Ruler of the forest
A powerful tigress
As a mother tiger, Raj Bhera must balance her time between hunting down prey, staking her claim on her territory and feeding and protecting her cubs. This is Raj Bhera's second litter. The International Union for Conservation of Nature and Natural Resources estimates that there are fewer than 3,100 tigers remaining in the wild. There are now more "pet" tigers than there are tigers in the wild.
Sharing a drink
Raj Bhera's four young cubs, at about 4-months-old, share a drink from a small pool. [Video: Adorably Awkward Tiger Cubs Learn to Walk and Wrestle].
This is Munga, the father of Raj Bhera's cubs. His presence in the area keeps the cubs safe from other males who might kill them so that Raj Bhera would become receptive to mating. Munga has no interest in harming his own cubs.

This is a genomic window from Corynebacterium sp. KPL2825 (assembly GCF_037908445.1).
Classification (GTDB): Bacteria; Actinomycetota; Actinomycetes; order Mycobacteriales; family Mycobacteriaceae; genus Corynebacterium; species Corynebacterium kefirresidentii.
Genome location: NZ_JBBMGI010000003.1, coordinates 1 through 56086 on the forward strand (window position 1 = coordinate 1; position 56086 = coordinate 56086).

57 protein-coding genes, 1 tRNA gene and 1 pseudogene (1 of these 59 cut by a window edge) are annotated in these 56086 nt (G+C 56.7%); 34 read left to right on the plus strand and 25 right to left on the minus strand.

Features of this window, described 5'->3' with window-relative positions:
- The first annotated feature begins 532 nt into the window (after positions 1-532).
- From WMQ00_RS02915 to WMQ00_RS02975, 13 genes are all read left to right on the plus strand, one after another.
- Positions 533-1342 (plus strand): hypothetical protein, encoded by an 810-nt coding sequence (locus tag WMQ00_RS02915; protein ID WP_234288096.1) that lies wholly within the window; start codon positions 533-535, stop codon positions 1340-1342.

Raj Bhera with three of her 9-month-old cubs. For about the first two years of their lives, tiger cubs depend on their mothers for food and protection.
Observing from above
This is Biba, Raj Bhera's daughter and the only female in her litter. She tends to keep her distance from her more boisterous brothers.
A flamboyant escape
Raj Bhera attempts to ambush a male peacock that's in full courtship display. Although tigers are fierce predators, their hunting attempts are unsuccessful more often than not.
Raj Bhera consistently marks her territory to ward off potential intruders. The Bandhavgarh Tiger Reserve has become such a successful place for tigers that it now has an overcrowding problem, and competition for valuable territory is fierce.
Two of Raj Bhera's male cubs take a cautious peek at the camera crew.
Although many of their feline cousins are expert climbers, Tigers aren't that great at it. One of Raj Bhera's young sons managed to make it partway up a tree but seemed unsure about what to do next.